Jan Hendrik Joubert (1848 - 1943)

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Birthdate:
Death: Died
Managed by: Lea Herbst
Last Updated:

About Jan Hendrik Joubert

Barberton Refugee Camp

Personal Details

Name: Mr Jan Hendrik Joubert

Born in camp? No

Died in camp? No

Gender: male

Race: white

Marital status: married

Nationality: Transvaal

Occupation: bywoner

Registration as head of family: Yes

Unique ID: 112679

Camp History

Name: Barberton RC

Age arrival: 54

Date arrival: 30/08/1901

Date departure: 23/03/1902

Reason departure: transferred

Destination: Belfast RC

Tent number: 608

Name: Belfast RC

Date arrival: 24/03/1902

Name: Belfast RC

Age arrival: 55

Date arrival: 13/06/1901

Date departure: 30/08/1901

Date departure: date of arrival in Barberton RC

Reason departure: transferred to join family

Destination: Barberton RC

Tent number: 169, 710

Farm History

Name: Liefgekozen

District: Ermelo

Notes: no property

Status

Notes: Surrendered near Steynsdorp Swazieland 30 May 1901

Relationships

Mr Jan Hendrik Joubert

is the Father of Master Jan Hendrik Joubert

Sources

Title: DBC 54 Barberton CR

Type: Camp register

Location: National Archives, Pretoria

Reference No.: DBC 54

Notes: p.205

Title: DBC 57 Belfast CR

Type: Camp register

Location: National Archives, Pretoria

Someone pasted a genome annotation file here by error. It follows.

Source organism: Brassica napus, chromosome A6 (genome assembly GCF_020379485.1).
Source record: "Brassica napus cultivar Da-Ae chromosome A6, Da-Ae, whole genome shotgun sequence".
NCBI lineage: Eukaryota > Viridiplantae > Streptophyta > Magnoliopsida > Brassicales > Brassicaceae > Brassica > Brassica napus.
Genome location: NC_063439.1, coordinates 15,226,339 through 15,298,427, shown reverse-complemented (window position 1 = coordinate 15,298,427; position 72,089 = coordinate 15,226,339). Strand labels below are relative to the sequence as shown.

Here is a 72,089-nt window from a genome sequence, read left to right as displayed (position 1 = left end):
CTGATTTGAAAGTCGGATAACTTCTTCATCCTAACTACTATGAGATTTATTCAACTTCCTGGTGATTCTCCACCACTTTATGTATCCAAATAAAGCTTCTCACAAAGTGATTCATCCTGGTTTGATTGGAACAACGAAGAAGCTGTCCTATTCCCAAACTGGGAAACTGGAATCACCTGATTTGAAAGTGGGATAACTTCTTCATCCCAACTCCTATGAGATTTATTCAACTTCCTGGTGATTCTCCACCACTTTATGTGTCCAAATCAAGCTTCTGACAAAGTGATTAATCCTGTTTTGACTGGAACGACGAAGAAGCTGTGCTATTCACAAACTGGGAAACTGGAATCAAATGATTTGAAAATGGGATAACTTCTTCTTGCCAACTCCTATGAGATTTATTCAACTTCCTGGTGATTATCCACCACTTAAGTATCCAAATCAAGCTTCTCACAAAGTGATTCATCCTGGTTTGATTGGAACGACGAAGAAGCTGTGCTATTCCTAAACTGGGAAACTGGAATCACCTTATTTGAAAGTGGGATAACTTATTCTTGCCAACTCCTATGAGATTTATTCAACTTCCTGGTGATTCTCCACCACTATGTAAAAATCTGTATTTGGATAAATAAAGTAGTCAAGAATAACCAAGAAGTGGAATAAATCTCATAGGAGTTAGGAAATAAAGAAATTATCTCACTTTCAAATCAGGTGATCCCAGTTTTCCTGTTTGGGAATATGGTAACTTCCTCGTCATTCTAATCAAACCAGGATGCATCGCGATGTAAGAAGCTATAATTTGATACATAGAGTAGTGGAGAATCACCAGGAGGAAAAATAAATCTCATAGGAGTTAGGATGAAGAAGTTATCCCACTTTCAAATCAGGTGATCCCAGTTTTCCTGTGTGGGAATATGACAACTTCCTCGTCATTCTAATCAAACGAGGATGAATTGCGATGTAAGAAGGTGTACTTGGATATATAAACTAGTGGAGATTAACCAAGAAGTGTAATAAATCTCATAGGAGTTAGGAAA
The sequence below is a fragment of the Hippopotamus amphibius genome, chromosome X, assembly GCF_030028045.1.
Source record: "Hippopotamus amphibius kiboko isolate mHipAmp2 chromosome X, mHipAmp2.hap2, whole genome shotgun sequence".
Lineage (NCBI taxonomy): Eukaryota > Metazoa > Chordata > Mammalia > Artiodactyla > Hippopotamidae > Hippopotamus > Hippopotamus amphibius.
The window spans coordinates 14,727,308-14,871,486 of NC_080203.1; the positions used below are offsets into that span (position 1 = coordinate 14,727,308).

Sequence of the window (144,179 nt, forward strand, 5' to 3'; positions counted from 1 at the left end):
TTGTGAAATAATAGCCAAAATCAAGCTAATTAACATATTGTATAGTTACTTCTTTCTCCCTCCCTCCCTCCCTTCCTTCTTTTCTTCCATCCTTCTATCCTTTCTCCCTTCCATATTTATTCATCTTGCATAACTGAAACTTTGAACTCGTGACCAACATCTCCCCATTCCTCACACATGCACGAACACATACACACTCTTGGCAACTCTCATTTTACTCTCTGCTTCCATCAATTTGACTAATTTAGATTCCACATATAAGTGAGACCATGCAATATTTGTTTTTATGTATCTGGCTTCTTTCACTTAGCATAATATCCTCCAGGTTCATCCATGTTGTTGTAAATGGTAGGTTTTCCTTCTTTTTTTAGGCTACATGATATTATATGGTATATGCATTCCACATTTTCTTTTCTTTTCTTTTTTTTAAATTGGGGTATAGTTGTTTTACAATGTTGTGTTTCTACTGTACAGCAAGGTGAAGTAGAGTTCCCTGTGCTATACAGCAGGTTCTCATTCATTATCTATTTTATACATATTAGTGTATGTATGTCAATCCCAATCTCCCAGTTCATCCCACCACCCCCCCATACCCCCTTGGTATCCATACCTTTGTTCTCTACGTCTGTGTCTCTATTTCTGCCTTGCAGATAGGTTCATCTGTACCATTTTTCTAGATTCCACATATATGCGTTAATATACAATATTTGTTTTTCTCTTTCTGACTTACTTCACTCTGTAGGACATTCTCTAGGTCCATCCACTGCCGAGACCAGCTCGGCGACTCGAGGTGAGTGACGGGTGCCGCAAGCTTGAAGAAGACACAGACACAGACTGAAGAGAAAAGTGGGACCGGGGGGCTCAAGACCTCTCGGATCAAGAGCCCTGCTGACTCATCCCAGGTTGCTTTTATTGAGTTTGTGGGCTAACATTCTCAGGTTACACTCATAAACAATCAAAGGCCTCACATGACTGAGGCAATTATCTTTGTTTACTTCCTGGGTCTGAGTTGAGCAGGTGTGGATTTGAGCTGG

Notes: p.028, p.100

e4 Izaak Jacob * 8.3.1809 = Graaff-Reinet 3.4.1809 † Hoopstad 24.11.1886 x Somerset-Oos 2.12.1827 Anna Catharina Dorothea NEL xx Maria Christina JACOBS

Tweede huwelik

f8 Jan Hendrik * 18.2.1848 = Winburg 22.3.1848

DEPOT TAB SOURCE MHG TYPE LEER VOLUME_NO 0 SYSTEM 01 REFERENCE 3278/43 PART 1 DESCRIPTION JOUBERT, JAN HENDRIK. STARTING 19430000 ENDING 19430000 REMARKS SURVIVING SPOUSE ANNA MARGARETHA ELIZABETH JOUBERT (BORN ELS).

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Jan Hendrik Joubert's Timeline

1848
February 18, 1848
March 22, 1848
South Africa
1878
1878
Age 29
1886
1886
Age 37
1889
1889
Age 40
1891
1891
Age 42
1894
1894
Age 45
1897
1897
Age 48
1899
1899
Age 50
1901
February 1, 1901
- July 5, 1902
Age 52

The camps were formed by the British army to house the residents of the two Boer republics of the South African Republic and the Orange Free State. They were established towards the end of 1900, after Britain had invaded the Boer republics. This database was designed to investigate mortality and morbidity in the camps during the war. Although it will include everyone listed in the registers during the war, it usually excludes returning prisoners-of-war and men who came back from commando at the end of the war, as well as the considerable movement of people which took place after 31 May 1902, when families were repatriated to their homes.

Barberton camp was opened at the beginning of February 1901 but it grew slowly. By the end of August 1901 it only had about 2,000 inmates, small by the standards of most camps. It was situated to the south-west of the town on high ground. Both Dr Kendal Franks and the Ladies Committee were very taken with the lovely setting, surrounded by high hills, close to the Swaziland border. B. Graumann, who was superintendent throughout the war, sent in terse reports so it is often difficult to glean much about the life of the camp. He appears to have been an efficient man, however, and he was much praised by Kendal Franks, when he visited the camp in August 1901. The camp was beautifully pitched, the tents laid out with the utmost regularity (which always impressed the British authorities) and there was a general appearance of order and cleanliness. At the beginning of August there was an influx of over 1,000 Boers and a second camp was established in the local agricultural showgrounds.

http://www2.lib.uct.ac.za/mss/bccd/Histories/Barberton/